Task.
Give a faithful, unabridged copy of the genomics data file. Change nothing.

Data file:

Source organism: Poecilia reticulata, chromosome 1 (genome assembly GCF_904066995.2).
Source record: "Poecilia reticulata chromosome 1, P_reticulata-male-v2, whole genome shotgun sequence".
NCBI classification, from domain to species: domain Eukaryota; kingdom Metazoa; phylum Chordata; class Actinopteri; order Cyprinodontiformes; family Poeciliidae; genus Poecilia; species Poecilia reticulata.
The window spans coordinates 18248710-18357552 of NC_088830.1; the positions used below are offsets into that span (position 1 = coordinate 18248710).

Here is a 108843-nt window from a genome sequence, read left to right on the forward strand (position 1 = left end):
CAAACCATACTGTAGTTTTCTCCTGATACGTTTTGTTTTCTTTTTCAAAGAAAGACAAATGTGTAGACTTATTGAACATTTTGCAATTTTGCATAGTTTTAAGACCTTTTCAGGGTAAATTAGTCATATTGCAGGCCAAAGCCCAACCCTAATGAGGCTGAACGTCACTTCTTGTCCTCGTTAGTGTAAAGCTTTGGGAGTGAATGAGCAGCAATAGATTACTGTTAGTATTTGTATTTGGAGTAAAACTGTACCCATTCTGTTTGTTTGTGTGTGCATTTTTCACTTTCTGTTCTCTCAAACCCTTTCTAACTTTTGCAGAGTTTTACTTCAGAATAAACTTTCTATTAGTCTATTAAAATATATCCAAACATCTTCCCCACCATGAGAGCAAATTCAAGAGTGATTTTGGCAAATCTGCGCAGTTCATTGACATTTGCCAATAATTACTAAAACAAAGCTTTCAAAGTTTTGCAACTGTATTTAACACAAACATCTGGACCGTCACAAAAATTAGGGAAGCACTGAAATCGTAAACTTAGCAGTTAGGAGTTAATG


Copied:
Source organism: Poecilia reticulata, chromosome 1 (genome assembly GCF_904066995.2).
Source record: "Poecilia reticulata chromosome 1, P_reticulata-male-v2, whole genome shotgun sequence".
NCBI classification, from domain to species: domain Eukaryota; kingdom Metazoa; phylum Chordata; class Actinopteri; order Cyprinodontiformes; family Poeciliidae; genus Poecilia; species Poecilia reticulata.
The window spans coordinates 18248710-18357552 of NC_088830.1; the positions used below are offsets into that span (position 1 = coordinate 18248710).

Here is a 108843-nt window from a genome sequence, read left to right on the forward strand (position 1 = left end):
CAAACCATACTGTAGTTTTCTCCTGATACGTTTTGTTTTCTTTTTCAAAGAAAGACAAATGTGTAGACTTATTGAACATTTTGCAATTTTGCATAGTTTTAAGACCTTTTCAGGGTAAATTAGTCATATTGCAGGCCAAAGCCCAACCCTAATGAGGCTGAACGTCACTTCTTGTCCTCGTTAGTGTAAAGCTTTGGGAGTGAATGAGCAGCAATAGATTACTGTTAGTATTTGTATTTGGAGTAAAACTGTACCCATTCTGTTTGTTTGTGTGTGCATTTTTCACTTTCTGTTCTCTCAAACCCTTTCTAACTTTTGCAGAGTTTTACTTCAGAATAAACTTTCTATTAGTCTATTAAAATATATCCAAACATCTTCCCCACCATGAGAGCAAATTCAAGAGTGATTTTGGCAAATCTGCGCAGTTCATTGACATTTGCCAATAATTACTAAAACAAAGCTTTCAAAGTTTTGCAACTGTATTTAACACAAACATCTGGACCGTCACAAAAATTAGGGAAGCACTGAAATCGTAAACTTAGCAGTTAGGAGTTAATG